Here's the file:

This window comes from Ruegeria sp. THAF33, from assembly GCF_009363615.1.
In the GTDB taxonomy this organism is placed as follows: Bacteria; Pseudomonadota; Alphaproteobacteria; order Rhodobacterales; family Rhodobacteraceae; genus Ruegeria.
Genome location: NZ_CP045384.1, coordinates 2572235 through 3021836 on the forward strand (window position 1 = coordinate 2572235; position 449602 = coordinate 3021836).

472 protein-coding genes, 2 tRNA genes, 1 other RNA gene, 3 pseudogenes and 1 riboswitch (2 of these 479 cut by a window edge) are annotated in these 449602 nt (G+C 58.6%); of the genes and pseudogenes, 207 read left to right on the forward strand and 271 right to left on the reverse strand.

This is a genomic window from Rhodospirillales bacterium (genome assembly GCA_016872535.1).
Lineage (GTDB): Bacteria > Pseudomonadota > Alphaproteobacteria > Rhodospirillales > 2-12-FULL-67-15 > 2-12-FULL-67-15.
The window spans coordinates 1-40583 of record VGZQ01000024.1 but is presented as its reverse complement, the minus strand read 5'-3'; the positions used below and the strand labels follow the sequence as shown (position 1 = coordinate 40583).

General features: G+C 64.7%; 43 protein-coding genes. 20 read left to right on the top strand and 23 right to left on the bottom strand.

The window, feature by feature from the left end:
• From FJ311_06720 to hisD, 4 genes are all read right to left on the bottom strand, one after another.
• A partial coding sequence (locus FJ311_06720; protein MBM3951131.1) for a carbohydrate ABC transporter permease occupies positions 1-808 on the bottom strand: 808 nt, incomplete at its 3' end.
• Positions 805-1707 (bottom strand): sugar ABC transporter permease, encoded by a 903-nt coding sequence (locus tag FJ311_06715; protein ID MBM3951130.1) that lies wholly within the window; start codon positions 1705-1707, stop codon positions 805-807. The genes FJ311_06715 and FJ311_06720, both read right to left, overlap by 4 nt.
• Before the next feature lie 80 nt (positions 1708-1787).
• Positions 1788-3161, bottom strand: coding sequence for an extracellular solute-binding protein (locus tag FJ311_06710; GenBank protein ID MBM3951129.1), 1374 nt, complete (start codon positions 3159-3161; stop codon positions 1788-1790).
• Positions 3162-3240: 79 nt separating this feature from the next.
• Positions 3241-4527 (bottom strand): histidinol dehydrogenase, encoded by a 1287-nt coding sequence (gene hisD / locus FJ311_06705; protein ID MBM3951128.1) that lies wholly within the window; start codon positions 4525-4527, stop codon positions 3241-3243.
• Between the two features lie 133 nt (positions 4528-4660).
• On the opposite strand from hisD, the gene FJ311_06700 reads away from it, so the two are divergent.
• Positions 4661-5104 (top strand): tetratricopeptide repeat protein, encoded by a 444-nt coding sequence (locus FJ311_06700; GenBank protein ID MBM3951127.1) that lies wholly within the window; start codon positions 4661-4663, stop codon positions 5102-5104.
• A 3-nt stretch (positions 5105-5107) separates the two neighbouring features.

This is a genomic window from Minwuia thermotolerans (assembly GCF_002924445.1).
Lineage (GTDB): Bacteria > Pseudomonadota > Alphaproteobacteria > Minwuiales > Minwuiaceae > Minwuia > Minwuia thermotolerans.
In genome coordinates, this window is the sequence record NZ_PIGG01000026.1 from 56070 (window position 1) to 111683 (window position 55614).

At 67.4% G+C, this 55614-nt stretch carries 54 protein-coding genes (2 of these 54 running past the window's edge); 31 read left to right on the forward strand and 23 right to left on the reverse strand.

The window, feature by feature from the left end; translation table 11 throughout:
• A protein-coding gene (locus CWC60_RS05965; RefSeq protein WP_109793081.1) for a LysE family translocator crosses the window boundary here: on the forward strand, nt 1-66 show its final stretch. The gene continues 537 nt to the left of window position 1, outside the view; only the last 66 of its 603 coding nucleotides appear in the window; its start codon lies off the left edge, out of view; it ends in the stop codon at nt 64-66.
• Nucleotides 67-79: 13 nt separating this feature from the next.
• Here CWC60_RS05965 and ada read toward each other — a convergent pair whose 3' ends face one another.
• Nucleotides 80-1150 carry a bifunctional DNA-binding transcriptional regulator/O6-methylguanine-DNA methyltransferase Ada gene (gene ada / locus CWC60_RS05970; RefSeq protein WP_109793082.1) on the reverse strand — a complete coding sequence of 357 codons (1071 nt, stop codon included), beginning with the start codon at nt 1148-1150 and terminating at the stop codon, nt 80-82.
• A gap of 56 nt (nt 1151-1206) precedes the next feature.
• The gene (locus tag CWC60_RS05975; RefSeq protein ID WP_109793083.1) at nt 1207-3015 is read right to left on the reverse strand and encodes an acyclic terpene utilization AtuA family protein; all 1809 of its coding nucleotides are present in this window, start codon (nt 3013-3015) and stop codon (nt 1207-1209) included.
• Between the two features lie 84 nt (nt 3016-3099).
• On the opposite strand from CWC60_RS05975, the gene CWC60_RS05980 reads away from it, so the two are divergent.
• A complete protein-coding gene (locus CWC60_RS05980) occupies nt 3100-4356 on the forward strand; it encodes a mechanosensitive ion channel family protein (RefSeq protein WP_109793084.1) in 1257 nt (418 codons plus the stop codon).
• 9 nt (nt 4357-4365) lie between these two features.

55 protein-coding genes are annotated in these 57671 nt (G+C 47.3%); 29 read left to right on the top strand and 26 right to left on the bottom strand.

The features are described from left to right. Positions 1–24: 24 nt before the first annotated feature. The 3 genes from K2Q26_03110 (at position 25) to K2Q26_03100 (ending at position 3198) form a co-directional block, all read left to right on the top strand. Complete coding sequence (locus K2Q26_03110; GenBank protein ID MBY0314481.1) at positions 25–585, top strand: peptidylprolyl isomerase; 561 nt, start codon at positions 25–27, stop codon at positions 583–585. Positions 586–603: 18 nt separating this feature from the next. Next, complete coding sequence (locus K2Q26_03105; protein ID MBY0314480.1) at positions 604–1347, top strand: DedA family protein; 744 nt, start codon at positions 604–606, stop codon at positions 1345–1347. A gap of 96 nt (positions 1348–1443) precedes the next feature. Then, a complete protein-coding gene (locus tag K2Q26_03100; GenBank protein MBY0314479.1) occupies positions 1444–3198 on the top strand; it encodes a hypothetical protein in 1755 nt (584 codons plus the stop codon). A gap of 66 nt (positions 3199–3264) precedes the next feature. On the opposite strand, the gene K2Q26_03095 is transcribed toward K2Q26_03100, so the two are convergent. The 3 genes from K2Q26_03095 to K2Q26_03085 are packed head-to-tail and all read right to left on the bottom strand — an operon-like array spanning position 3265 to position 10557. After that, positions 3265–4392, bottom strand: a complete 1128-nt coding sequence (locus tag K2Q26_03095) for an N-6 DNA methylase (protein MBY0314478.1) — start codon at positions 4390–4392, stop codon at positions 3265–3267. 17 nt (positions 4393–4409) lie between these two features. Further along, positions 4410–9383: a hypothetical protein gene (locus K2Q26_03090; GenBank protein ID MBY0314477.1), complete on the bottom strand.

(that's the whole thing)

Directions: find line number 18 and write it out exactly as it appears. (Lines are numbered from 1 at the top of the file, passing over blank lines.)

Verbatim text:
• On the opposite strand from hisD, the gene FJ311_06700 reads away from it, so the two are divergent.